Finances

Every Friday, I’m in Quickbooks dealing with invoicing and going through expenses. I hate it more than anything, but the one day a week makes it tolerable—and keeps me on top of everything. During the week, if I finish something and know I need to invoice, I just make a note on Friday’s schedule to get it done.

Do a Bit Daily / Jump Around

Daily Learning

A lot of my daily ’10 minutes here and 10 minutes there’ stuff comes from Learning New Skills—using apps like DuoLingo, video courses like the Ryan Leech Connection, and the Precision Nutrition certification course I’m taking. These aren’t things that you can slam for two hours once a week and actually end up learning. I need the short sessions daily to absorb and actually learn the info, otherwise, it would just be forgotten by the time I tuned in the next week. So, those are quick daily tasks that break up my schedule. No batching to be had!

Writing Fiction

This was actually the impetus for writing this article. I was trying to shift my habit of adding just one piece to Shred Girls Book 2 every day into spending two hours once a week diving in. The problem, though, was two-fold. First, the two hour chunk was surprisingly hard to find, and when I did find it, I ended up working on web and marketing stuff for Shred Girls rather than writing. Necessary, but not the point. Second: I found that I missed writing about Lindsay, Ali and Jen on a daily basis, and the longer I went without writing about them, the less connected to them I felt. Even when a daily writing session is only two minutes, it still reconnects me with who the characters are, and keeps the plots going in the back of my brain. For nonfiction, I can do big, focused blocks, so I swapped the nonfiction long-term projects to that style and it’s worked a lot smoother.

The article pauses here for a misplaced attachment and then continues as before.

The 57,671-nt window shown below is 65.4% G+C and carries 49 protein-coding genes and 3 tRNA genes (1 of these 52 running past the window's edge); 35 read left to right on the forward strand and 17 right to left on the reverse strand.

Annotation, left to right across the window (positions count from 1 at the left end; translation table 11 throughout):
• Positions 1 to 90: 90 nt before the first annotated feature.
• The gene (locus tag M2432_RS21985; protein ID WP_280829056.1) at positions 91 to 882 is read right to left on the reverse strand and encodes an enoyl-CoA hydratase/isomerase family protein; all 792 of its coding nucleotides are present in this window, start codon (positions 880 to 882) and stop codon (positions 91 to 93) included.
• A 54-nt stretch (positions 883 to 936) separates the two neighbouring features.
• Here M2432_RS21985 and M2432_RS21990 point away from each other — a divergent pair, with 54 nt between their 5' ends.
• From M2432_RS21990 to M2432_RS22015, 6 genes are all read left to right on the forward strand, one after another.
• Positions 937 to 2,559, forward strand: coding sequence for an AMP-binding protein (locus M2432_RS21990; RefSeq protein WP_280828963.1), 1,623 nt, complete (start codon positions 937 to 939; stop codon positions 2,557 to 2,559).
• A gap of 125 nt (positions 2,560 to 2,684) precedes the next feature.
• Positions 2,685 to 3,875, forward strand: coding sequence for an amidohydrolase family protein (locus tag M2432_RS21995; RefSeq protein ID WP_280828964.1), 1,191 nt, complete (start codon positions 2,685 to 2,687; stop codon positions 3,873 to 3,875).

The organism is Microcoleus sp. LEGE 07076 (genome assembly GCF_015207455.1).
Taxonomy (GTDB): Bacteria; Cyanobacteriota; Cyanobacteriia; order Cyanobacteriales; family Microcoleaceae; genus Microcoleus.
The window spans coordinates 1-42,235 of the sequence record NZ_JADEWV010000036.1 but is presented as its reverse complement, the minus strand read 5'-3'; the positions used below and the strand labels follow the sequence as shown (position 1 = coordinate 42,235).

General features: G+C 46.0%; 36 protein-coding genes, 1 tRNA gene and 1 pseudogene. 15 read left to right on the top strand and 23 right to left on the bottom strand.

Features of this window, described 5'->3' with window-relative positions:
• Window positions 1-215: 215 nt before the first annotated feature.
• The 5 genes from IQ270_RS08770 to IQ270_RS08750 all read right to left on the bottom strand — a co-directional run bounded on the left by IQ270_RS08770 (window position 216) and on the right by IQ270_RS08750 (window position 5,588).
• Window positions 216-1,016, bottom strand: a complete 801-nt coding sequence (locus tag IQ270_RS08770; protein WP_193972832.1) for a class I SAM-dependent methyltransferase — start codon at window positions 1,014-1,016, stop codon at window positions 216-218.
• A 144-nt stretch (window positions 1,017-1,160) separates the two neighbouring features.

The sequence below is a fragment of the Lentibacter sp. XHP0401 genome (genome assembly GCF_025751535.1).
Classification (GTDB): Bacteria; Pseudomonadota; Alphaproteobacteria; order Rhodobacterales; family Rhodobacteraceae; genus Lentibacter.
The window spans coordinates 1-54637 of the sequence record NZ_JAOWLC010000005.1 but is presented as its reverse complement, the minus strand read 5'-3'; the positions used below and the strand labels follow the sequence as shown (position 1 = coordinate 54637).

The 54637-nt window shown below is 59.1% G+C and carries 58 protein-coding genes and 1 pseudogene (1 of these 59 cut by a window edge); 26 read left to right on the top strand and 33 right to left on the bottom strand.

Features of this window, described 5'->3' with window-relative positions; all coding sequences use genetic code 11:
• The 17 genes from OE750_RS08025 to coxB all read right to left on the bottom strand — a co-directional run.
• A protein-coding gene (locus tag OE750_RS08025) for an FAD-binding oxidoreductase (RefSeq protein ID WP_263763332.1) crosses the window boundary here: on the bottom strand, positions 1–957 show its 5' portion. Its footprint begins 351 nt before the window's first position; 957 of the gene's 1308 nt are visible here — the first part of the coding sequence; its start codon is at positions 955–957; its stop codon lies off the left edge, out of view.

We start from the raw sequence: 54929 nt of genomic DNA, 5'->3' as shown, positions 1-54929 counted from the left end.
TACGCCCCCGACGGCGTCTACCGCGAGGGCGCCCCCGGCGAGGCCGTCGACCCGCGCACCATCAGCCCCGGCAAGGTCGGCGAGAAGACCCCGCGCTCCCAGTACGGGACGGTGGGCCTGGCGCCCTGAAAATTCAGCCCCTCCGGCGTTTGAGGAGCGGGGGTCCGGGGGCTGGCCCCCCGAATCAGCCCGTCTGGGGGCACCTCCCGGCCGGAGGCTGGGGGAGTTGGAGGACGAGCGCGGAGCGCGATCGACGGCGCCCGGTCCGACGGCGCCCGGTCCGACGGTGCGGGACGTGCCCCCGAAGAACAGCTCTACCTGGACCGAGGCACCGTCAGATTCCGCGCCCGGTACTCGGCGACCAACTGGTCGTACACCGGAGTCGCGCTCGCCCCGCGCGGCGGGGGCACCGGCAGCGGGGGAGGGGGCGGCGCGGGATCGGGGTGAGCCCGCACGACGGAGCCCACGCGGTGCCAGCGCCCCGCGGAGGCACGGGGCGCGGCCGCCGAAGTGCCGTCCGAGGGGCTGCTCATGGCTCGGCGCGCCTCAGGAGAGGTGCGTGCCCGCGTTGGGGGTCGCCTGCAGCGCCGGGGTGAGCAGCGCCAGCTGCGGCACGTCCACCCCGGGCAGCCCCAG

Marketing & Emails

Again, this is a daily thing—getting stuff running with Shred Girls, keeping the SaddleSoreWomen.com site/books/newsletter moving, pushing out the podcast, all that fun stuff that adds up to the umbrella title of “marketing” isn’t something that can get batched into a day. It’d be great to just do Monday is Shred Girls, Tuesday is Saddle, Sore, etc. but sadly, that’s not how things stay moving, especially when you’re dealing with other businesses and people. Ditto batching emails: twice a day, as per productivity experts, would be lovely, but as a journalist and someone running her own businesses, you can’t just let email sit all day! (Or, at least, not for full days, especially when waiting for a response.)

Phone Calls and Interviews

This is a gray area for me, because I’d actually really prefer to batch these so I could just spend one day a week dealing with all calls, meetings and interview sessions. It rolls smoother that way, and avoids the crazy planning that we often have to do to guarantee that I have Internet accessible at random times for Skype calls. But real life doesn’t work like that: the people on the other end of the phone take priority, and for things like podcast interviews and interviews for the projects I’m working on, I can’t force people to be on my schedule. Would batching be great? Hell yeah. Is it realistic? Absolutely not.

This Blog

I’ve come back to this post about ten times this week in order to finish it. That’s how a lot of my posts get written, to be honest! I start with an idea, drop it into a draft, and then come back and add a paragraph or two when I’m feeling it. Occasionally, I can get into deep work/single-task mode on it—especially on the business end—but I find that for me, writing in here is my fun writing time and my therapeutic writing time, so I try to give myself the grace of writing in whatever style I feel like on here!

Moral of the story? I’m sure batching and single-tasking are the most scientifically proven way to get deep work and focused work done. However, in the context of our normal actual-real-life jobs and side projects and … lives in general, it’s just not a realistic way to do all work. I think it makes more sense to figure out a rhythm that works for you right now—and let yourself tweak it as needed!

Let me know in the comments: where do you fall with your work style?

 

 

 

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1 comments on “Single-Tasking, or a Little Bit at a Time: What’s Productive, What’s Realistic, and How Do You Work Best?”

  1. Depending on the pay grade, sometimes semi-tasking is called for. 911 operator – multi tasking is good at $22.00/hr; florist customer service: $13.15/hr – definitely “semi-tasking”!